Taking my lead from the maker of the words "Banded Folkdoms of Americksland," I've been trying to make names for some of the world's lands. Of all of the ones I've tried, finding a new name for Brazil has left me the least happy. The word "Brazil" sounded far too un-English to stay. I've come to "Hy-Brassyl" as at least being a changing of a root sprung from the British Isles. But it's still too Celtic for an Anglish wordhoard, methinks. Better might be Brassle, which has a sturdy English sound to it.
Rinnenadtrosc 20:17, 31 July 2006 (UTC)
- I thought we all agreed that changing proper nouns was, as a general rule, a bad idea.
- But still fun once in a while!
- 188.8.131.52 13:50, 2 August 2006 (UTC)
- No dout, but I shouldn't like newcomers to think that that was how Anglish worked. Bryan BryanAJParry 14:48, 3 August 2006 (UTC)
- Me personally, I care very little about the changing of names of Countries, foodstuffs and the like. The names for these things don't tend to change that much as they are borrowed into other tongues anyway. If we did try to change these names, where would it end? Trying to find native equivalents for words like 'pizza'? Coming up with daft words like 'topped dough'? Yes, I think it may be ok for a laugh once in a while, but I wouldn't try putting them in writs though :). Hereward 184.108.40.206 10:34, 5 August 2006 (UTC)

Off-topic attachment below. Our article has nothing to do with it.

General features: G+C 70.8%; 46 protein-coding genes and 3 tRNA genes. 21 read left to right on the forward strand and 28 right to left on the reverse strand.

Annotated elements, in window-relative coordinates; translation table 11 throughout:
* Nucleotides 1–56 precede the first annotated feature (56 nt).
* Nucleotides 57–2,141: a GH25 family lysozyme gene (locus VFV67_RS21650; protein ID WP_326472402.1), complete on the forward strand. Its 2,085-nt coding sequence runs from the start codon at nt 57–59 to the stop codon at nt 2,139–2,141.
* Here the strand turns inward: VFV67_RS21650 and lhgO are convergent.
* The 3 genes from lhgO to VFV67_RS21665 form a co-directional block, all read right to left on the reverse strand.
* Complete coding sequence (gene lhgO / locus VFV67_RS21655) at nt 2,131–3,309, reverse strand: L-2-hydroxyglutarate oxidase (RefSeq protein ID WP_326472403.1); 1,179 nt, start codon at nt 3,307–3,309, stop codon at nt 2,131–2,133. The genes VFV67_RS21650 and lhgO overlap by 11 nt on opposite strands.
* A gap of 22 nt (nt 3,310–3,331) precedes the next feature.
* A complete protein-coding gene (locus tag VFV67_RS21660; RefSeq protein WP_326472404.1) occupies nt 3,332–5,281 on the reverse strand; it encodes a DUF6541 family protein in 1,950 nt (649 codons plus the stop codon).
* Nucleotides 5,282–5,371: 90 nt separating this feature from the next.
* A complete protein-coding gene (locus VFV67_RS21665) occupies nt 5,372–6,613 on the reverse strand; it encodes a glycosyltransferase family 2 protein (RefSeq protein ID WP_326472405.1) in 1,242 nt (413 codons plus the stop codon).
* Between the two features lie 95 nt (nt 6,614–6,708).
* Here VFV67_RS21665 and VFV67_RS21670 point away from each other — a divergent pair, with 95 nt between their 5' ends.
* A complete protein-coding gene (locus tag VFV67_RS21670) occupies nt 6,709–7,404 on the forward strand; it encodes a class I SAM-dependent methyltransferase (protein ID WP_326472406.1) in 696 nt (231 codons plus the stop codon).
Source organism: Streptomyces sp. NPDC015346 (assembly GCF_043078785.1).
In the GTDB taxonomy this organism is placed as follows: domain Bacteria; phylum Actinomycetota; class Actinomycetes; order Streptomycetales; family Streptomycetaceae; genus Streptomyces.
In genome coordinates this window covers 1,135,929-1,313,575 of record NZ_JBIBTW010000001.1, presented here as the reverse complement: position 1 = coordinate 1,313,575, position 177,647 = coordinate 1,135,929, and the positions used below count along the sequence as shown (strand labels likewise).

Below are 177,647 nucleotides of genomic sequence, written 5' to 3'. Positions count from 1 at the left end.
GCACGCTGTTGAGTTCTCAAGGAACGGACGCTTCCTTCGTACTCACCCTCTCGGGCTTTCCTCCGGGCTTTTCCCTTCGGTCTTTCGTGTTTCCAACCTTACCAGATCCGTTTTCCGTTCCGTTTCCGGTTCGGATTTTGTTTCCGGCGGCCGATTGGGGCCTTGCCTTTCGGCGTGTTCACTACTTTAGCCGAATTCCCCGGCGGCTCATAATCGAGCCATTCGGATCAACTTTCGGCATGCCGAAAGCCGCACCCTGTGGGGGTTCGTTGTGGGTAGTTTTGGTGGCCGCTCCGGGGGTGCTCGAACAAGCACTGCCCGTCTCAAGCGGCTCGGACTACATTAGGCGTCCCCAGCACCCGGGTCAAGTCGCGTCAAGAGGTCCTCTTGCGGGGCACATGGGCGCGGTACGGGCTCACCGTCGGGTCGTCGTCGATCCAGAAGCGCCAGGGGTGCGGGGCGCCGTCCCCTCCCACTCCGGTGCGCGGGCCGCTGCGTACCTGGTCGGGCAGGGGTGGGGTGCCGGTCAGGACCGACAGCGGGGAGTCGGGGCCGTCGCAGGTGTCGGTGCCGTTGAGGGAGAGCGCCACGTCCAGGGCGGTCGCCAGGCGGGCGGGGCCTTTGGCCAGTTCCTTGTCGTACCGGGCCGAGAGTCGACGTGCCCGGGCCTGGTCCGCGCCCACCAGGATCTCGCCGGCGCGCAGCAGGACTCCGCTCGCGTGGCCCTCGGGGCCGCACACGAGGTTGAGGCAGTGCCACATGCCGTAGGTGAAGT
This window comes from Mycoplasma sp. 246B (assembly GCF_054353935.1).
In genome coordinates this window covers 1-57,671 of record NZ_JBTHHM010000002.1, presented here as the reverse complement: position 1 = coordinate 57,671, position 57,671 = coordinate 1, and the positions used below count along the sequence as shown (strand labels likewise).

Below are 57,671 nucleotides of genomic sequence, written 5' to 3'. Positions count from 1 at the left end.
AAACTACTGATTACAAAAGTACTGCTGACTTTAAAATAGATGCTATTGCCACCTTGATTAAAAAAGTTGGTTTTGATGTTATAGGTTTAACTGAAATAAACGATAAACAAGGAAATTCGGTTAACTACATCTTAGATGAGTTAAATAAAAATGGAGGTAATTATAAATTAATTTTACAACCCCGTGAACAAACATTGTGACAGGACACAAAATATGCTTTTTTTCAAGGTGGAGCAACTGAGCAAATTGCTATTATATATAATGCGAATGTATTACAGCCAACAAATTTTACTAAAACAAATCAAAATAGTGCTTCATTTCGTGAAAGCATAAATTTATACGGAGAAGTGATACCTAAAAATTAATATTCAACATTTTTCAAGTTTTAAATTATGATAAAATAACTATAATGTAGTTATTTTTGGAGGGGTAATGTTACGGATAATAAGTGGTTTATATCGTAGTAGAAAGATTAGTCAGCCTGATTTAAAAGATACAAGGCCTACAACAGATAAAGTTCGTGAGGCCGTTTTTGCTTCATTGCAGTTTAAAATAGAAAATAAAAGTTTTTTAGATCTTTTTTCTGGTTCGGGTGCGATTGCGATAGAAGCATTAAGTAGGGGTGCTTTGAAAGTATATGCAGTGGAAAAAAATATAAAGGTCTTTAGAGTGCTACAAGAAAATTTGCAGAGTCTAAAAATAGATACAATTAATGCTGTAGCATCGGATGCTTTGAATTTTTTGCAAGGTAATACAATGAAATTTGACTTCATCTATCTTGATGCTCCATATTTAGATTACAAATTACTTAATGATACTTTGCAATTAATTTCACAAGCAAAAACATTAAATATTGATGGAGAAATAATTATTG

- Just to clarify, when I talked about foodstuffs, I meant food not native to this country, like pizza, fajitas, things like that. I've no problem with finding equivalents for common everyday foods, like bangers for sausages or spuds for potatoes. If that makes any sense? :)
Brazil not Hy-Brassyl Edit
Whether or not we choose to name all the lands again, the name 'Hy-Brassyl' would not be a fitting name to go in the stead of Brazil. Even though the names sound alike, Hy-Brassyl is, in truth, nothing to do with Brazil.
I'm shifting this leaf to Brazil, for then at least we have a leaf for that land, and can later choose a new name if we wish. Oswax Scolere 01:02, 24 December 2006 (UTC)